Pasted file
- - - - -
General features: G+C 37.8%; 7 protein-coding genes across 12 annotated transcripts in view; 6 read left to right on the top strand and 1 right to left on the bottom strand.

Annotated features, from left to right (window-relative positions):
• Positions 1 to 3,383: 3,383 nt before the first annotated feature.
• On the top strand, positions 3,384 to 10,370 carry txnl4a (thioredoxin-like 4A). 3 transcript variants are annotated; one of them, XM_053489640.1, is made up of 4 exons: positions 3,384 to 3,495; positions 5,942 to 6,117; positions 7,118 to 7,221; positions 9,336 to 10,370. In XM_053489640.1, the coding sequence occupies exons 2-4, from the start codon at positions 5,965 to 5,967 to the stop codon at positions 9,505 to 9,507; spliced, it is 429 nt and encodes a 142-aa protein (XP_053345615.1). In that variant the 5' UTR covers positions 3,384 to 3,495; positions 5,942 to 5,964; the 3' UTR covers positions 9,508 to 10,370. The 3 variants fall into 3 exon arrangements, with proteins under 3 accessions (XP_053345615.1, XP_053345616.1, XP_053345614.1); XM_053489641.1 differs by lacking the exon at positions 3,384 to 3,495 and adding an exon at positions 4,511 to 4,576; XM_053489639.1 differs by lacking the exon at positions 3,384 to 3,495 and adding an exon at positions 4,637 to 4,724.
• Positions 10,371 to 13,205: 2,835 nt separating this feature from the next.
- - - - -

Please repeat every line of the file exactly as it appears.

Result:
General features: G+C 37.8%; 7 protein-coding genes across 12 annotated transcripts in view; 6 read left to right on the top strand and 1 right to left on the bottom strand.

Annotated features, from left to right (window-relative positions):
• Positions 1 to 3,383: 3,383 nt before the first annotated feature.
• On the top strand, positions 3,384 to 10,370 carry txnl4a (thioredoxin-like 4A). 3 transcript variants are annotated; one of them, XM_053489640.1, is made up of 4 exons: positions 3,384 to 3,495; positions 5,942 to 6,117; positions 7,118 to 7,221; positions 9,336 to 10,370. In XM_053489640.1, the coding sequence occupies exons 2-4, from the start codon at positions 5,965 to 5,967 to the stop codon at positions 9,505 to 9,507; spliced, it is 429 nt and encodes a 142-aa protein (XP_053345615.1). In that variant the 5' UTR covers positions 3,384 to 3,495; positions 5,942 to 5,964; the 3' UTR covers positions 9,508 to 10,370. The 3 variants fall into 3 exon arrangements, with proteins under 3 accessions (XP_053345615.1, XP_053345616.1, XP_053345614.1); XM_053489641.1 differs by lacking the exon at positions 3,384 to 3,495 and adding an exon at positions 4,511 to 4,576; XM_053489639.1 differs by lacking the exon at positions 3,384 to 3,495 and adding an exon at positions 4,637 to 4,724.
• Positions 10,371 to 13,205: 2,835 nt separating this feature from the next.